Mulavarman Sanskrit Inscription of Indonesia (Post No.5093)

Written by London swaminathan


Date: 9 JUNE 2018


Time uploaded in London –  16-54  (British Summer Time)


Post No. 5093


Pictures shown here are taken from various sources such as Facebook friends, Books, Google and newspapers; thanks. Pictures may be subject to copyright laws.




I read the following piece of interesting information today about the oldest inscriptions in Indonesia, the largest Muslim country in the world.


“The oldest known inscriptions in Indonesia – we read in The Economic and Administrative History of Early Indonesia (van Naessesn and de Longh 1977)  – are those of East Borneo. Here there are seven stone sacrificial posts, called ‘yuupaas’ by archaeologists, that date from around 400 CE. What is written on them is described in the following terms:-

In clear, well written Sanskrit verses Mulavarman ‘the lord of king’, his father Asvavarman, ‘the founder of the noble race’ – and his grandfather, the great Kundunga, ‘the lord of men’ are mentioned on the occasion of a sacrifice. For that sacrifice, we read on one of the stone poles (yuupaa), this sacrificial post  has been prepared by the  chief amongst the twice born (dvija=Brahmins).


Apparently these priests who had come hither ( as written on the second pole) were rewarded by the King Mulavarman for their religious services.

Thus the third inscription sounds, “Let the foremost among the priests and whatsoever other pious men hear of the meritorious deed of  Muavarman, the king of illustrious and resplendent fame (let him hear ) of his great gift, his gift of cattle, of a wonder tree, his gift of land. For this multitude of pious deeds this sacrificial post has been set up by the priests.

(wonder tree= Krapaka Vriksha in gold or Soma plant?)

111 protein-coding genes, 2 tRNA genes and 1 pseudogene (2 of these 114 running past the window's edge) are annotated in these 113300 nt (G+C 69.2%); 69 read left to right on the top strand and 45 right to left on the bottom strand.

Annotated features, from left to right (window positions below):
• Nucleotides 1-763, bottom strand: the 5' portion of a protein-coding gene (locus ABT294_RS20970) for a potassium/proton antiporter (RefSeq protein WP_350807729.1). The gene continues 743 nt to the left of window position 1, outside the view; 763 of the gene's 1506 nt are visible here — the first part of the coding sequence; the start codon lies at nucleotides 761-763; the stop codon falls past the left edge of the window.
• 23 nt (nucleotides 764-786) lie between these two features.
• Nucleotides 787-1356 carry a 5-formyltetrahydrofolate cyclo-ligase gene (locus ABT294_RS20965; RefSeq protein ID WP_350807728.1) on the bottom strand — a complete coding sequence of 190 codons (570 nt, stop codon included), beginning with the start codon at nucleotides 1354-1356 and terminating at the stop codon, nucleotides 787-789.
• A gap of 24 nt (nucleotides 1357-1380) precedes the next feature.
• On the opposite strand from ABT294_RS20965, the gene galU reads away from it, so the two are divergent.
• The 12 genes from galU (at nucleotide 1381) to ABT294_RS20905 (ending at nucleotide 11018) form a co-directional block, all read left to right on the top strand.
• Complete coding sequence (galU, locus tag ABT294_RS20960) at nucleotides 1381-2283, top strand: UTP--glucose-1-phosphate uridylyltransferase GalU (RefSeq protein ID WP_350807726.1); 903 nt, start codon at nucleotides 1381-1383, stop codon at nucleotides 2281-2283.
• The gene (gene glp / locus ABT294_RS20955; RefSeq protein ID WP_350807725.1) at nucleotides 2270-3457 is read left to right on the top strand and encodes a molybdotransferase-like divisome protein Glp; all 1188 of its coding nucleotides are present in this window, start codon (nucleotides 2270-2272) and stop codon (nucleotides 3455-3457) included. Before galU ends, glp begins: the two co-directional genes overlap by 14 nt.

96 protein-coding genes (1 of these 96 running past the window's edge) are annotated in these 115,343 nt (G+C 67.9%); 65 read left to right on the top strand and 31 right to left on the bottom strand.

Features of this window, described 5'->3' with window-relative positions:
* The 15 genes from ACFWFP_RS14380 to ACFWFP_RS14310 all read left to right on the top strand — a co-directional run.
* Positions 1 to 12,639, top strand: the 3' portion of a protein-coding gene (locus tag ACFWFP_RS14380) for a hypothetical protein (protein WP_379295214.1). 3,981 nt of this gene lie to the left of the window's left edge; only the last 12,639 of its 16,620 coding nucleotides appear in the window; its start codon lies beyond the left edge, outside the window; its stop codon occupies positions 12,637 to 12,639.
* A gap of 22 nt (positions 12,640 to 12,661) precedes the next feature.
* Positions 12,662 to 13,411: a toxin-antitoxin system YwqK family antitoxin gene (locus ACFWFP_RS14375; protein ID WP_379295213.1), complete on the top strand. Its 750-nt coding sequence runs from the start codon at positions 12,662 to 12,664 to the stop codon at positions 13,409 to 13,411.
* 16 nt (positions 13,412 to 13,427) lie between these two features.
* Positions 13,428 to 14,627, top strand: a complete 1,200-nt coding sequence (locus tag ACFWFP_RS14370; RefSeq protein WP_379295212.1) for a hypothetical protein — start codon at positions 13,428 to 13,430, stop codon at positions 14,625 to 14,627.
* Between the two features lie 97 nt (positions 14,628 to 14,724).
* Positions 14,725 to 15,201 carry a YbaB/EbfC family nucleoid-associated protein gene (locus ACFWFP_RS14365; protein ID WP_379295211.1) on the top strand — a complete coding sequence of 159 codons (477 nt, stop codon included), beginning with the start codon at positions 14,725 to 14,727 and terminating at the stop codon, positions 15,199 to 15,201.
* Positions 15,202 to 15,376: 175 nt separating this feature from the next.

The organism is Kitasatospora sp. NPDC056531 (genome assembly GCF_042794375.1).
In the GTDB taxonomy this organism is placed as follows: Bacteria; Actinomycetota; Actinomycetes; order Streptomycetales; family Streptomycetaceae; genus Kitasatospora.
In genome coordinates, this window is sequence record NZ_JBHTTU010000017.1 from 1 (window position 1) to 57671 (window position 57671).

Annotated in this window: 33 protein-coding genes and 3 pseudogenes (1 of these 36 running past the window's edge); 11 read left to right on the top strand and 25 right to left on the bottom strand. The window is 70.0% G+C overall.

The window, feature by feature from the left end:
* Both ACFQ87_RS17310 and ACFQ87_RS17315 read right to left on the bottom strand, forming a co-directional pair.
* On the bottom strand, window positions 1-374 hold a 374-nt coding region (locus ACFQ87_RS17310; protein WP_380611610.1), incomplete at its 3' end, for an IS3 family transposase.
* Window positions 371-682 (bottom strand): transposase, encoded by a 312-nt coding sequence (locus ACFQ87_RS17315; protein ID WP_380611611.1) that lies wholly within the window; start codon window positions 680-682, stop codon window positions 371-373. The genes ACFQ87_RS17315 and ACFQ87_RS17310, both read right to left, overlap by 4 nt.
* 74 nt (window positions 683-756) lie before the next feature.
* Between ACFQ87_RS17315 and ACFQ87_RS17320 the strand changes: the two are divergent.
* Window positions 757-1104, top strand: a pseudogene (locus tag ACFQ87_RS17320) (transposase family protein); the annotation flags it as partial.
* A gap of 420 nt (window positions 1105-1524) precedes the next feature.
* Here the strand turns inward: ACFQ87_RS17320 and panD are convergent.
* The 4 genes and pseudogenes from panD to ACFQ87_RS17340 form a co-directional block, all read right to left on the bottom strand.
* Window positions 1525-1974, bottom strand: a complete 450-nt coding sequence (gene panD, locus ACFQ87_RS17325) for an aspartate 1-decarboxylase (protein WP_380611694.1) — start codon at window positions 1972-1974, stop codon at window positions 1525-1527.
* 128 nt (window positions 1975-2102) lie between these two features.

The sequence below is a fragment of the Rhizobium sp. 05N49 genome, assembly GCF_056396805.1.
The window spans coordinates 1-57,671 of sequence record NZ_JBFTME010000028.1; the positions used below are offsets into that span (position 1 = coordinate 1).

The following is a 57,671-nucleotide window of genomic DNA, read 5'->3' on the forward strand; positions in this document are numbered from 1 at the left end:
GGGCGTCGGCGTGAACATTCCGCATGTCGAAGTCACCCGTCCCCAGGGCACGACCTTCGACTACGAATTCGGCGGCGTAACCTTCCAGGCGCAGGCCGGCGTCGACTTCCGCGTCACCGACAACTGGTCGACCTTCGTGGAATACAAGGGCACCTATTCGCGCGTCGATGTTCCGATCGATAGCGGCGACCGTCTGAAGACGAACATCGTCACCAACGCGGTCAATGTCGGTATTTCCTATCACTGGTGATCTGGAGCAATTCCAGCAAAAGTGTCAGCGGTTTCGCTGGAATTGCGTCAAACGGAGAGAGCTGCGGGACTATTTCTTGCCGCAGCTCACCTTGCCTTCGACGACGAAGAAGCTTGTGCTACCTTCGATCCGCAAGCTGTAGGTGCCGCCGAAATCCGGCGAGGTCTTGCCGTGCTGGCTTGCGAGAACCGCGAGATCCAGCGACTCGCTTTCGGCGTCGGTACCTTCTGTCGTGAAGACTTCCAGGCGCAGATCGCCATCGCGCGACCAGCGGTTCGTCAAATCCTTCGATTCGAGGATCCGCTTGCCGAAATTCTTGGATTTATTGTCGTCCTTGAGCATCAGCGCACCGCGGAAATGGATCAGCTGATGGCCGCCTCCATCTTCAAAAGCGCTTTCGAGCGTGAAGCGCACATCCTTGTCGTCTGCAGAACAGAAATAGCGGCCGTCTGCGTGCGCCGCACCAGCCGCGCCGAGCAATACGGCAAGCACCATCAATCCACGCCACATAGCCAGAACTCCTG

A Sanskrit inscription in West Java dating from around 450 CE deals with an occasion on which the Brahmins were presented with 1000 cows.


40,000 Brahmins!

(An inscription in the southern most village of India, Kanyakumari,  claims that the founder of the Cola dynasty, finding no Brahmins on the bank of Kaveri, brought a large number of them from Aryavarta and settled them there. His remote descendant Vira Rajendra created several brahmadeya (donation to Brahmins) villages and furnished forty thousand Brahmins with gifts of land (see Gopinath Rao, 1926)


Kanchi Parmacharya (1894-1994), Sri Shankaracharya Chandra Sekhara Indra Sarasvati of Kanchi Kamakoti Peetam mentioned about this inscription in 1950s. Now the world is shedding more light on it. When they discovered it, Borneo island was full of thick forests. They thought that thy were virgin forests and were surprised to find the Yupa posts inside the deep forest. Once upon a time it was a place where people lived happily.


Yupa post is mentioned in 2000 year old Tamil Sangam literature with the same Sanskrit word. Great Pandya King Mud Kudumi Peru Vazuthi did so many fire sacrifices (Yagas) and Kalidasa mentioned  that the Pandya king was always wearing the Yaga clothes. So Yupas were very familiar with the Tamil Pandyas and Cholzas. When Cheran Chenguttuvan was boasting about his historic march to the Himalayas, a Brahmin openly challenged him amidst a big crowd that he must stop the wars and do Yagas and Yajnas. This episode of Madala Maraiyon is in the most famous Tamil epic Silappadikaram. Instead of chopping the head of Madala Maraiyon for this open criticism, Cheran Senguttuvan the great Chera king immediately ordered for the fire sacrifices. He rewarded the Brahmin with gold equal to the weight of huge Chenguttuvan.

Source books- From Turfan to Ajanta, Edited by Eli Franco and Monika Zin, Lumbini International Research Institute, Nepal; Silappadikaram; Kanchi Paramacharyal Discourses, Kalaimakal Karyalayam.




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